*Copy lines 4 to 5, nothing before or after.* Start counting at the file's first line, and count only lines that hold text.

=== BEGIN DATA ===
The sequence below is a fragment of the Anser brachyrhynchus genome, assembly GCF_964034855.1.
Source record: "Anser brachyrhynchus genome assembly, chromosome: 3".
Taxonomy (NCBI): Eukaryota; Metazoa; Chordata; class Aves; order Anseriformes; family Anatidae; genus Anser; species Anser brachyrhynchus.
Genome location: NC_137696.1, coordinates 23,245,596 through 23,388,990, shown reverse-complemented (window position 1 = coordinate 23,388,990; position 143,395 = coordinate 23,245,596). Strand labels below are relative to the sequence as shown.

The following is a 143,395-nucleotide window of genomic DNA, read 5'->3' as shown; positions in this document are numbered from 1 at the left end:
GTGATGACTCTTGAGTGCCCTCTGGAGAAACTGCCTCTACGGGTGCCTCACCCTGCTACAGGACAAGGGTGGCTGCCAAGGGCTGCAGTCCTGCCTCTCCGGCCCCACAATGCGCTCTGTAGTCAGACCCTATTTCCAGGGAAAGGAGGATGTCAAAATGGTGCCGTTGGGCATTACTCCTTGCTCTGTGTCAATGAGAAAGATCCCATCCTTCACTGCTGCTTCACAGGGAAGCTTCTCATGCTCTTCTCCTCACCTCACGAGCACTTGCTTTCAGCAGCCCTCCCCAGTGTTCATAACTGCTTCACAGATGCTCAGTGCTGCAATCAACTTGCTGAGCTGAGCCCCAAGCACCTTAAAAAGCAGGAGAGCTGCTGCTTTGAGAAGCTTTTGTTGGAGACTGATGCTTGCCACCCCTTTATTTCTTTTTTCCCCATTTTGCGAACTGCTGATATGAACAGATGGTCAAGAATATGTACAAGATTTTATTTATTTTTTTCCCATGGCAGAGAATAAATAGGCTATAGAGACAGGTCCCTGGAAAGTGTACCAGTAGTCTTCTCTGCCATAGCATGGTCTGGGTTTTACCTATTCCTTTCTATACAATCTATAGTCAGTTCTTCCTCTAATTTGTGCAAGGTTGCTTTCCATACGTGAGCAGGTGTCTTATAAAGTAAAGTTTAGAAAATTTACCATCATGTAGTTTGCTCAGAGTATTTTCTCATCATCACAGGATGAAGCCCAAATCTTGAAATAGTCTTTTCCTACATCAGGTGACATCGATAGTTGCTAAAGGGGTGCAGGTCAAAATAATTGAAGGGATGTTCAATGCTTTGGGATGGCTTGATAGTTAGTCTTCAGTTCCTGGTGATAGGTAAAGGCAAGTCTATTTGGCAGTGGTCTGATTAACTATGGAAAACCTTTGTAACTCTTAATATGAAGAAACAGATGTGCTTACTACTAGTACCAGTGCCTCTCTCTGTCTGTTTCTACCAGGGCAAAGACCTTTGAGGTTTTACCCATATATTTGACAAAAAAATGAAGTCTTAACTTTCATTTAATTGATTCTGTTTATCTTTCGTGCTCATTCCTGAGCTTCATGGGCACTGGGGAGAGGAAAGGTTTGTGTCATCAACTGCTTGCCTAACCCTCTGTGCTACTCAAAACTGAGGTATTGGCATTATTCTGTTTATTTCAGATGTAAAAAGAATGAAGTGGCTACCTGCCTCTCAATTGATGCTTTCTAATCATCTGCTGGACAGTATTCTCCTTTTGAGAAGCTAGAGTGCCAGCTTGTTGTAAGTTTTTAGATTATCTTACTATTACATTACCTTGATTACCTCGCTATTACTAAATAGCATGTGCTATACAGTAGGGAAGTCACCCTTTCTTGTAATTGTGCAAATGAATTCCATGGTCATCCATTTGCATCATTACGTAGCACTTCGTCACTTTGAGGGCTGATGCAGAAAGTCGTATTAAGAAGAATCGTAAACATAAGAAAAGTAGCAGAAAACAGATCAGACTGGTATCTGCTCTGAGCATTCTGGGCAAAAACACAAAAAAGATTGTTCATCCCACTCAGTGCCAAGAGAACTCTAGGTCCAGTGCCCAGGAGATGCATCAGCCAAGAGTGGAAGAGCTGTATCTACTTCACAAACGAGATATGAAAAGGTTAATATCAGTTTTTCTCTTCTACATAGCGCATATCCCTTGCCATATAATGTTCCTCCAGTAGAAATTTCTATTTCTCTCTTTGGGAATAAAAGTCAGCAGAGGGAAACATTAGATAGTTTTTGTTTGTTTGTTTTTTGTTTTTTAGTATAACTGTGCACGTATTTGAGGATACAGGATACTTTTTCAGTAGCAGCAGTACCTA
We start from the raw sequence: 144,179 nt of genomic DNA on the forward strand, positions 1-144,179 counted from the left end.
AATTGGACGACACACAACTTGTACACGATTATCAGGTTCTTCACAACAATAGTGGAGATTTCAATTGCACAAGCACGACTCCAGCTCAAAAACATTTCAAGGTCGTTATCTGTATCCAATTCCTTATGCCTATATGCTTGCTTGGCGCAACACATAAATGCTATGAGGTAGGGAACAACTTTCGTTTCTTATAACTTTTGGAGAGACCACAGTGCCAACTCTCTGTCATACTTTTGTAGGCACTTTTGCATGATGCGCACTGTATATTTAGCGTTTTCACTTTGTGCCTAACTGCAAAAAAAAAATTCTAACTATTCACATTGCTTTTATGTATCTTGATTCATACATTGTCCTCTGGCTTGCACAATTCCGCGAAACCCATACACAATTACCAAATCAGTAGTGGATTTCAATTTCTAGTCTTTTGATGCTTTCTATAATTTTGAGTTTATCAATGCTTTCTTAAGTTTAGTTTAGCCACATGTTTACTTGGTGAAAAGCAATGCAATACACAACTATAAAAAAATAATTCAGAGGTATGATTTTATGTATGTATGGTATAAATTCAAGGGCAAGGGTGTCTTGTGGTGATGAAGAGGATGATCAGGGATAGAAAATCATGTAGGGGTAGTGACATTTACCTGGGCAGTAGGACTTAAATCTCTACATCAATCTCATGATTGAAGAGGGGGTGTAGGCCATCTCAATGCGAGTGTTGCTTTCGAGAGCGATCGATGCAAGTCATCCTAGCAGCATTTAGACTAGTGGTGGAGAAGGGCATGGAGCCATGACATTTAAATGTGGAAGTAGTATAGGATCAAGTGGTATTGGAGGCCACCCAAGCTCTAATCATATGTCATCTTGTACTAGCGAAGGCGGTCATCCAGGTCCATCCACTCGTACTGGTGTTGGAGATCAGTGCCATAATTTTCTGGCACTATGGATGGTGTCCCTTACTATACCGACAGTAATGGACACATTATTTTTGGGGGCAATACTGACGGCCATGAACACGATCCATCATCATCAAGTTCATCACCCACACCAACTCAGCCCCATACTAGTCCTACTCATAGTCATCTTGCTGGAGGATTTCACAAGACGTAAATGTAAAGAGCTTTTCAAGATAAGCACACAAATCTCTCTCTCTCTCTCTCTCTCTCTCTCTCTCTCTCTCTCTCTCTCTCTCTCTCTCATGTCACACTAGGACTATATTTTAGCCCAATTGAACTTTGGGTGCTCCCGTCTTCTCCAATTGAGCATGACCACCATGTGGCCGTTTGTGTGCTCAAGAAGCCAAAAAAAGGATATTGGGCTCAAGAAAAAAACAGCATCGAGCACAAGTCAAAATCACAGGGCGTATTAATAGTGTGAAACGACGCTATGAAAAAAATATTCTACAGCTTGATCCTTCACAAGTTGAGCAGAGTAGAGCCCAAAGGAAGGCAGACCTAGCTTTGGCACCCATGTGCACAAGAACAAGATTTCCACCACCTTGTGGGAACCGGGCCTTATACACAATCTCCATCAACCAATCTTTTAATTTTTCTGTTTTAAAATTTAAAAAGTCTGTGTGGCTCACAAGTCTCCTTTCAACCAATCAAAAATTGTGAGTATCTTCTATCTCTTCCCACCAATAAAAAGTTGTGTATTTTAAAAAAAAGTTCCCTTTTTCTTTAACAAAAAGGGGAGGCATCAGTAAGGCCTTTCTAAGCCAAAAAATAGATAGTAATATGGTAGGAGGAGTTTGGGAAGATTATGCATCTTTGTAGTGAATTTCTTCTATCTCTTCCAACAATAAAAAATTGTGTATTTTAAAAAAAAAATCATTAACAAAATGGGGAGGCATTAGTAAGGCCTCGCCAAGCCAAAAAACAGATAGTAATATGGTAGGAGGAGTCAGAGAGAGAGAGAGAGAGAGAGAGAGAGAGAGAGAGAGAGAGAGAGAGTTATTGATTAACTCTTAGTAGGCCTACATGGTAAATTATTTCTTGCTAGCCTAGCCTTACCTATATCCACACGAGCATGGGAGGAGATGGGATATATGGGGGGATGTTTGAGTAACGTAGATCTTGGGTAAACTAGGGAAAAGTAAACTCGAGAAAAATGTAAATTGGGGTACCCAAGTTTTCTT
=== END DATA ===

Genome location: NC_137696.1, coordinates 23,245,596 through 23,388,990, shown reverse-complemented (window position 1 = coordinate 23,388,990; position 143,395 = coordinate 23,245,596). Strand labels below are relative to the sequence as shown.

The following is a 143,395-nucleotide window of genomic DNA, read 5'->3' as shown; positions in this document are numbered from 1 at the left end: